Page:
The story was told as a reminiscence about the initial time after the slowing. I kept forgetting how young Julia was in the story, because her voice was much older. There was lots of foreboding foreshadowing (“We didn’t know how good we had it” or “I didn’t know this was the last time…”), but very little payout on the foreshadowing.

Title comes from: At one point, Julia referred to middle school as the age of miracles, when kids grow into their potential.

Reading challenges fulfilled: 53/100 in my 100 Book Challenge.

If you’re interested in purchasing the book, you can click on the cover image to follow an Amazon affiliate link to the book and thanks for supporting my blog!

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Playing With Math

new_site_logo_4I’m doing something different today (it is Friday after all, the traditional “different” post day for me). I thought I’d share a quick link to an Incited funding campaign to an interesting book I found called Playing With Math. I’ve done a couple of Kickstarter campaigns, but this was the first I’ve supported on Incited. It seems to run on a similar principle as Kickstarter or IndieGoGo, but the project gets your funds whether or not they reach their goal.

body_Book_cover_for_uploadI found the book because I was looking around for some inspiration for our Fun Math Friday topics for this next year. Playing With Math sounded perfect. According to their website, “[w]hether you enjoy math and want materials that will help you share some math-love with your kids, or whether you fear and loathe math and need help getting over that hurdle so you won’t pass it on, Playing With Math will give you inspiration and lots of new ideas.” Sound like just what I was looking for. It looks like the book will be a combination of stories of how people have got others interested in math, puzzles, games, and other activities. I don’t have any more details than you can find if you follow the link. If you’re interested, head over to the website quickly because the campaign ends July 20th.

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Destiny’s Shield by Eric Flint and David Drake

Published: 1999

Genre: alternate history

Length: 471 pages

Setting: 531 AD, Middle East/India

Interest: It was a random book I picked off my Kindle to read while I was camping.

Summary: Belisarius is a general in the Roman army, but he has a special gift – a crystal life-form from the future named Aide. Aide has traveled back in time to help fight an evil cyborg named Link who is trying to change the past to make a future more favorable to its species. Link has commandeered the Malwa Empire (out of India) to take over the world. It’s given the Malwas an edge by providing them with gunpowder weapons. The Malwas are trying to conquer Persia. The Persian Emperor sent an emissary to the Romans to join forces and crush the Malwa army. The Roman army also has gunpowder weapons, so they are able to take on the Malwas and, through Belisarius’ skill, defeat them. At the same time, there are several subplots involving an Empress-in-exile in India and trying to bring Alexandria back into the Roman fold.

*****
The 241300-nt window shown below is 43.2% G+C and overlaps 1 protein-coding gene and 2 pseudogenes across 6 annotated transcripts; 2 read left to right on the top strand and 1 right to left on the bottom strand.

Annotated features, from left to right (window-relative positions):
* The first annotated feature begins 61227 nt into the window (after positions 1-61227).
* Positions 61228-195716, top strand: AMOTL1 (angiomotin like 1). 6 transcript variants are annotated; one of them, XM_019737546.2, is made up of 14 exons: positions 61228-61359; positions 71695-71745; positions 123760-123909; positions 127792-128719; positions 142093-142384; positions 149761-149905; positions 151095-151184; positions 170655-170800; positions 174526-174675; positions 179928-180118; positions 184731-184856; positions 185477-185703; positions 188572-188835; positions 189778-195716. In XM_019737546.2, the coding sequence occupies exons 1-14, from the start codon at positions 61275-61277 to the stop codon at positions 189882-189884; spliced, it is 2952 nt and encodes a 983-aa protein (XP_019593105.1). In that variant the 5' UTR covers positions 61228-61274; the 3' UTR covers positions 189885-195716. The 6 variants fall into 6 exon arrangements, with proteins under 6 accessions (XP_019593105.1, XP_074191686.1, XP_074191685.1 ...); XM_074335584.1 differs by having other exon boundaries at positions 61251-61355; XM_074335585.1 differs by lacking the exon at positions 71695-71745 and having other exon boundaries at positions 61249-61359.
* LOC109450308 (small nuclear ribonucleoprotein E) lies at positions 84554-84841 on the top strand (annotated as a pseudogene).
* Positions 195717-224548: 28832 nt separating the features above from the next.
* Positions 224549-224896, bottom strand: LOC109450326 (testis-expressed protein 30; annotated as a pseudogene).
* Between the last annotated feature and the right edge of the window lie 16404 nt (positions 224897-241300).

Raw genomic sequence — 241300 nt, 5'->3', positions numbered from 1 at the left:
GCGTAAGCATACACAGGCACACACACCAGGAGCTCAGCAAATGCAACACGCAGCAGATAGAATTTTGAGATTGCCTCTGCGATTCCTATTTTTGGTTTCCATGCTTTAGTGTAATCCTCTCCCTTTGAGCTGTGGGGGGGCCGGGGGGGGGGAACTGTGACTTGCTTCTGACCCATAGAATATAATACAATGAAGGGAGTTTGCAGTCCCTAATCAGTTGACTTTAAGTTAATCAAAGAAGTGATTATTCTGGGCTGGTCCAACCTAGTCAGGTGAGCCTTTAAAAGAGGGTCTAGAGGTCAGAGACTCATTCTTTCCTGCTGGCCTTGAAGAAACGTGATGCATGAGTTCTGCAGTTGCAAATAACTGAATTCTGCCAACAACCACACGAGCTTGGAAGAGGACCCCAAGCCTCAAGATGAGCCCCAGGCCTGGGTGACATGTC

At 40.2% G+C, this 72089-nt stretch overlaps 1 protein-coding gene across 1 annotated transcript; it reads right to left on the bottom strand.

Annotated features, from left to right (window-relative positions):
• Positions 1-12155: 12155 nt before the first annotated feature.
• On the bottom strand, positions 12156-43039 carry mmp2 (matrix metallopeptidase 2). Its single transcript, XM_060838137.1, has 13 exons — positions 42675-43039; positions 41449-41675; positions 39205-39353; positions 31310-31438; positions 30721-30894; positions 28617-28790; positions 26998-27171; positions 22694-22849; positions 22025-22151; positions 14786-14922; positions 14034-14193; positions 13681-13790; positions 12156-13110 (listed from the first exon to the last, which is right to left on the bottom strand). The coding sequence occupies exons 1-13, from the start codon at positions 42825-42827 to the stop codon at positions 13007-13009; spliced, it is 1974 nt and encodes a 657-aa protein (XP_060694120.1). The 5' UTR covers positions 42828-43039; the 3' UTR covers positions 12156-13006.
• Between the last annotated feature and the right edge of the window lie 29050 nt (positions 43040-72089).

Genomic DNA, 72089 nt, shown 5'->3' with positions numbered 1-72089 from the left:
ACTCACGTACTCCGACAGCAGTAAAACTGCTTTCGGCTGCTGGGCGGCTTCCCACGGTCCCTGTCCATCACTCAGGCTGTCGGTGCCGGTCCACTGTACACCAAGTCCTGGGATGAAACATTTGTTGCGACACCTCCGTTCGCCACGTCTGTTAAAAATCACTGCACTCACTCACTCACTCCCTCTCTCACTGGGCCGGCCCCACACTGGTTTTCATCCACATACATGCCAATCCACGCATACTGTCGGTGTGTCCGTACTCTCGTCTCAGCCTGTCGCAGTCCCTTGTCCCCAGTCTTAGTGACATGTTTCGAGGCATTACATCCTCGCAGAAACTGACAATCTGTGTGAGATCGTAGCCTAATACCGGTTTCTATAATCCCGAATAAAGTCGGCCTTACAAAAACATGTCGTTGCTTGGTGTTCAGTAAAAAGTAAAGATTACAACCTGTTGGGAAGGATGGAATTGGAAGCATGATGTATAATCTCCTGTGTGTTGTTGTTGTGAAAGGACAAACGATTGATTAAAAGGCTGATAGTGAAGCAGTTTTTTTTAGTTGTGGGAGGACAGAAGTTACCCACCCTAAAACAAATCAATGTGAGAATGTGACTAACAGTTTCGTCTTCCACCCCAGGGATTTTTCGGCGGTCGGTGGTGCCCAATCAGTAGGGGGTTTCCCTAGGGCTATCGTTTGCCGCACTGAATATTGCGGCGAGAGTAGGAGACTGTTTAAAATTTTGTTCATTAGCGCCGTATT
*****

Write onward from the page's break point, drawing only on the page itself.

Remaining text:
Final thoughts: An interesting historical fiction story that seems to have been written to answer the question, “What if the Romans had gunpowder?” Turns out this is the third book in the series (it starts with An Oblique Approach) that follows Belisarius and the two creatures from the future. I could tell there was some backstory, but I didn’t feel lost. I did appreciate the fact that several women got their own storylines and had power in their own right. Overall, it’s a pretty good war story, with lots of strategy sessions to minimize bloodshed, but the author’s don’t shy away from the battles themselves.

Title comes from: Belisarius’ descendant are destined to create the crystal creatures that came back to help him. Link is trying to destroy that future, so Belisarius is a shield to protect his future.

Reading challenges fulfilled: 52/100 in my 100 Book Challenge, and a D in my title Alphabet Soup challenge.

If you’re interested in purchasing the book, you can click on the cover image or book title to follow an Amazon affiliate link to the book and thanks for supporting my blog!

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The Courage of Sarah Noble by Alice Dalgliesh

Published: 1954

Genre: children’s historical fiction

Length: 54 pages

Setting: 1707, New Milford, Connecticut

Interest: My mother gave me the book to read to Miss Adventure. When we came back from vacation, we forgot to get our bedtime story from the library (Anne of Windy Poplars). I tried to get it for my Kindle, but it’s one of two Anne stories that aren’t available for the Kindle. So, I was searching our shelves for something short to read that night, before I went back to the library to get our current book.

Summary: Sarah Noble and her father are traveling through the wilderness from Westfield, Massachusetts to New  Milford, Connecticut. The rest of the family will join them in New Milford once a house is built, but the baby was too young to travel. Sarah, at eight years old, was selected to accompany her father and keep house for him while he built a house. While they are in New Milford, they make friends with the local Native American tribes. Sarah stays with one family while her father goes back to get the rest of her family.

Final thoughts: A quick, but interesting read. The author claims the story is true, and it certainly is quite realistic. To think of an eight year old girl traveling all that way to be in charge of making all the meals for herself and her father is fascinating. The part of the story that revolves around the Native Americans is a little troubling. The story uses some language that is now considered inappropriate, and since the Nobles couldn’t manage the long Native American names, they just gave their friends Western names. But, at least the Nobles were willing to be friends with the Native Americans.

Title comes from: Sarah’s mother had told her to keep up her courage on the journey, and it was a phrase she repeated often to herself.

Reading challenges fulfilled: None since this was essentially a short story.

If you’re interested in purchasing the book, you can click on the cover image to follow an Amazon affiliate link to the book and thanks for supporting my blog!